Daisy's playmate Bugsy was also with her on a lead and, like Ms Small, was yesterday still traumatised by the shooting outside her Ermington home last Thursday. "They shot my dog three times in front of me. They were judge, jury and executioner and it is just not right," Ms Small said. "I didn't know they were police, they were plainclothes, they just stopped and I was saying I needed a stick and they sprayed stuff and I was asking what are you spraying and my baby was screaming. "She got it all over her baby carrier, it missed her eyes. I keep seeing the gun, I keep playing it back in my head.

Police confirmed senior police were investigating the incident but declined to comment further. Two-year-old Daisy had grown up playing with shitzus, chihuahuas and other small dogs without incident and Ms Small said she had also been protective of Eva in her pram. Ms Small's father Mick was outraged at the shooting. "They're called Daisy and Princess, that gives you an idea of how wild they are," Mr Small said. "It is overkill - literally."

Daisy's ashes were returned to the family this week after her body was taken to the RSPCA. RSPCA Inspector Skye Adams confirmed she was called to see Princess and to assess her for injuries. "There are no charges being considered with regards to the police or the owner in relation to the prevention of animal cruelty acts," she said.

Original report here

(And don't forget your ration of Wicked Thoughts for today)

Friday, July 25, 2008

End Asset Forfeiture!

Quote of the Day:

"No person shall be held to answer for a capital, or otherwise infamous crime, unless on a presentment or indictment of a Grand Jury . . . nor be deprived of life, liberty, or property, without due process of law; nor shall private property be taken for public use, without just compensation." - Fifth Amendment to the Constitution

Civil asset forfeiture is government seizure of property or cash owned by individuals not charged with any crime. Law enforcement agents can seize a piece of property if they merely suspect it was used in a crime, whereas its owner must prove innocence to get it back. This is an inversion of justice and a gross violation of the Bill of Rights. But if you think the federal courts will protect innocent property owners, think again . . .

* A police dog's sniff of bundles of cash totaling $124,700 was used as sufficient evidence for the government to confiscate the money, even though a large percentage of currency in circulation contains traces of narcotics, and the government couldn't establish how or when the money was used in criminal activity.

* An Ohio man who kept a small amount of medical marijuana and who also kept his life savings in his own home saw the money taken by the FBI - even though he was never charged with marijuana possession.

* Individuals who consent to police searches can lose money kept in their vehicles - even where there is no trace of illegal drugs or suspicion of illegal activity.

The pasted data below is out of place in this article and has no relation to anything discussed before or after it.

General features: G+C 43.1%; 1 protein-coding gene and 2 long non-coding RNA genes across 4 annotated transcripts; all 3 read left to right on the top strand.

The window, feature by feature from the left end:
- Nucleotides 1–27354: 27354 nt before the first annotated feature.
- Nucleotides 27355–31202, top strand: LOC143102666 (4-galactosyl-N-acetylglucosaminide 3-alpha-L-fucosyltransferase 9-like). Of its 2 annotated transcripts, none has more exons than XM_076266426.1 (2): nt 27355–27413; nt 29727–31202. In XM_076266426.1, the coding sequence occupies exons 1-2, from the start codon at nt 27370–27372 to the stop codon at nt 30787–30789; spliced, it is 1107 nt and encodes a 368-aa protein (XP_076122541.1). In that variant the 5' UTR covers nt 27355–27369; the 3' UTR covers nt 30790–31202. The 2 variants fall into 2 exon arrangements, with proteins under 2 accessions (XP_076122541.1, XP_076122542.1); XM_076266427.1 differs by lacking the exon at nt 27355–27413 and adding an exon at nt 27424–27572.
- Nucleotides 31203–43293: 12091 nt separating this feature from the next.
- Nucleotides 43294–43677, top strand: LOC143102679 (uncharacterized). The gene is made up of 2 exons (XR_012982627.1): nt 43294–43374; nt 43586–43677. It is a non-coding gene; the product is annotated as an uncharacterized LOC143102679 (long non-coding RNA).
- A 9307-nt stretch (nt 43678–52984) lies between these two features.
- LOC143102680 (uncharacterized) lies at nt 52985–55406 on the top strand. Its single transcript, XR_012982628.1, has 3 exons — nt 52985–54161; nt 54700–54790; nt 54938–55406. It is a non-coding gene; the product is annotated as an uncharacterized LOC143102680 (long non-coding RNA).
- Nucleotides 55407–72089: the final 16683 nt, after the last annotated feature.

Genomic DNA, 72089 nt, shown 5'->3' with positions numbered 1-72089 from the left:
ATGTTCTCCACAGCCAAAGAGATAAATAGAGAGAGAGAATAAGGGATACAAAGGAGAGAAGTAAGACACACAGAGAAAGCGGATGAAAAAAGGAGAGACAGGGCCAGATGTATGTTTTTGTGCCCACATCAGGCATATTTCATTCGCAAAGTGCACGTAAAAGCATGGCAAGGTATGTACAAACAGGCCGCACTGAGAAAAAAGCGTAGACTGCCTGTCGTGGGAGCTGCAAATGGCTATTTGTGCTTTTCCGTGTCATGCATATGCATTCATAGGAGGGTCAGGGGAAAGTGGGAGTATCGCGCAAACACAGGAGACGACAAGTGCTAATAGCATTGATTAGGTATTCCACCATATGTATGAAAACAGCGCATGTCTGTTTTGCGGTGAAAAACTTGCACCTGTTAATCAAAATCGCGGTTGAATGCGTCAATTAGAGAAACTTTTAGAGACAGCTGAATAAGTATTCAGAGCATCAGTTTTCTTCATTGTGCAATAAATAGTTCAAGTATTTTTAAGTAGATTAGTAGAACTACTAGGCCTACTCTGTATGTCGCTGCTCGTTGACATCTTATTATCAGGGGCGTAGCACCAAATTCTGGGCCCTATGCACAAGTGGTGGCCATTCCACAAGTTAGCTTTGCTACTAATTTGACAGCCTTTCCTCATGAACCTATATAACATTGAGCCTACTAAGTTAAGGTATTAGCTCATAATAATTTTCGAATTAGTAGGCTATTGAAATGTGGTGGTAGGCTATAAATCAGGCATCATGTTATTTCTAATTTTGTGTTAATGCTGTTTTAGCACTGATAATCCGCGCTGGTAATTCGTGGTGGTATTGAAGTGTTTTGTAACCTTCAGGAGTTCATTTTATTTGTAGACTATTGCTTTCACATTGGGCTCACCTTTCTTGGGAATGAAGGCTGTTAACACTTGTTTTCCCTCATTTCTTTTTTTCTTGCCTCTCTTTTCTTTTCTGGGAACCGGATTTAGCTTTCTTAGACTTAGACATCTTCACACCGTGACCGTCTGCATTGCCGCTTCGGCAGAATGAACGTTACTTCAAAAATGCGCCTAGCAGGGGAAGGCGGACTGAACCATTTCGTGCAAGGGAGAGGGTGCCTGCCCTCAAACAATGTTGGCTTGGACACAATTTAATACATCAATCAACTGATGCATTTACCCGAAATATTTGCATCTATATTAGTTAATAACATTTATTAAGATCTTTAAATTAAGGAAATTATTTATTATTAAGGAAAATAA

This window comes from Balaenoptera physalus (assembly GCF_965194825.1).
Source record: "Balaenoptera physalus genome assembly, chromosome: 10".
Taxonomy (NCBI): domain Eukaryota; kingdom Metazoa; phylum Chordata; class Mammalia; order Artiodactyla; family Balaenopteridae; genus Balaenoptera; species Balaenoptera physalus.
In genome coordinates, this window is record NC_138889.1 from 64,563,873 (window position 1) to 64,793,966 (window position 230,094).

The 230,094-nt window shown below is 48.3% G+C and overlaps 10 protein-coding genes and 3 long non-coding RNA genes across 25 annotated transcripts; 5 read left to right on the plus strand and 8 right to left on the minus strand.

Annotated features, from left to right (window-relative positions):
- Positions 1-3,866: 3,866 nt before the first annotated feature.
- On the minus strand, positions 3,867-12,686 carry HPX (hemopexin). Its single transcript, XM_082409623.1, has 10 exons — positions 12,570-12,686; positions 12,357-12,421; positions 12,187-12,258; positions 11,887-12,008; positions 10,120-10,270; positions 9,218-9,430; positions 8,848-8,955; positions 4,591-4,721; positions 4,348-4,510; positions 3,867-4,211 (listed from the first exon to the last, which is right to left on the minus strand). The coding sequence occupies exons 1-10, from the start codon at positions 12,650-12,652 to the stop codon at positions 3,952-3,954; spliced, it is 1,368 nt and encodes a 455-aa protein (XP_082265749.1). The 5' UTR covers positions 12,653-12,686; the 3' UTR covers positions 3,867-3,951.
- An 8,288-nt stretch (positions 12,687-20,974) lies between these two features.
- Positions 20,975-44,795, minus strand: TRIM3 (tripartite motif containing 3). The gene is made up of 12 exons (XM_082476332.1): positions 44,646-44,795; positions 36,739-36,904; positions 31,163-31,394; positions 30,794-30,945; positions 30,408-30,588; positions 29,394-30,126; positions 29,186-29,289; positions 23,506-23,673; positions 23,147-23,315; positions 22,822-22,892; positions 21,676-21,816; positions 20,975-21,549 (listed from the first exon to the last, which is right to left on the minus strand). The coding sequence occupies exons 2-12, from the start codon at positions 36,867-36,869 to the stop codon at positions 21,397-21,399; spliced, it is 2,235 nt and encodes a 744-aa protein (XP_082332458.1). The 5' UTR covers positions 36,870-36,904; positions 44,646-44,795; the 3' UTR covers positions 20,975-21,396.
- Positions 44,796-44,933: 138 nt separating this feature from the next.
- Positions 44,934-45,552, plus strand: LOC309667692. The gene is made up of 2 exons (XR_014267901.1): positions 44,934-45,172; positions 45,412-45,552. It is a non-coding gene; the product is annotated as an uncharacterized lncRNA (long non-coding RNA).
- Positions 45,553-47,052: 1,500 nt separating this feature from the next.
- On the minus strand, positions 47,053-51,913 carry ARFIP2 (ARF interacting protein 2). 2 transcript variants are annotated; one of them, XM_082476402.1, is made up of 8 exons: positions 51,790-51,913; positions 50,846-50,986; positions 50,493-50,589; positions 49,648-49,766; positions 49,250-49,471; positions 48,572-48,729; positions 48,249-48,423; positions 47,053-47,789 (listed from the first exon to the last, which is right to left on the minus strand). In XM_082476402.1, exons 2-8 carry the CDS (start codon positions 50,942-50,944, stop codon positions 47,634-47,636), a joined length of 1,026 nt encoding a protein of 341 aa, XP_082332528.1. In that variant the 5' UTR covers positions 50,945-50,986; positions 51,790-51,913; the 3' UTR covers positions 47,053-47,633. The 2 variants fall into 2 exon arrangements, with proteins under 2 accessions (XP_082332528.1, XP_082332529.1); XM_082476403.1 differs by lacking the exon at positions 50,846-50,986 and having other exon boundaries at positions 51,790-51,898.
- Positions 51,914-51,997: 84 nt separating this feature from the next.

* A woman charged with illegally selling medical equipment saw her assets frozen by the government, on the grounds that her wealth was from ill-gotten gains - preventing her from hiring adequate council to defend herself, as is her right under the 6th Amendment.

Civil asset forfeiture laws breed conflict-of-interest . . .

* Federal law enforcement seized $1.6 billion last year - triple the amount four years ago.

* The Bureau of Alcohol, Tobacco, Firearms, and Explosives ordered Leathermen toolkits for their agents, engraved with the motto "Always Think Forfeiture." Fortunately, the program was halted thanks to the objection of Rep. Bill Sali, but it expresses the attitude that federal law enforcement agents should put plunder ahead of the interests of justice.

* States seized $1.52 billion in 2007; the State of Texas by itself collected $125 million, and many police department budgets are reliant on forfeiture, or "addicted to drug money." This encourages them to seize the money after drug sales have been made, rather than keeping the drugs away from children - defeating the nominal purpose of the War on Drugs.

Unfortunately, federal courts have used twisted logic to uphold civil asset forfeitures. They have contended that since the property itself is condemned, and not its owner, norms like "innocent until proven guilty" do not apply. But if the government can seize your life savings, or your house, or the car you need to get to work, the effective punishment can be as bad or worse than the penalties imposed upon conviction of a crime - yet the owner of the seized property possesses no due process rights.

Because the courts will not act to end civil asset forfeitures, Congress must. A "compromise" asset forfeiture bill will only lead to more abuses and outrages. Civil asset forfeiture must be abolished. Tell Congress to . . .

* Require full Fourth, Fifth, Sixth, and Eighth Amendment protection for all federal proceedings against owners of personal property.

* Permit seizures of criminal profits only upon criminal conviction of its owner.

* Permit seizures of legally-owned property only if its owner is convicted of a crime, to pay for fines, court costs, or restitution.

* Withhold federal funds to all state and local law enforcement agencies that engage in civil asset forfeiture.

* Enforce the 14th Amendment's requirement that "no person shall be deprived of ... property, without due process of law" by allowing victims of state and local seizures to contest forfeitures in federal court.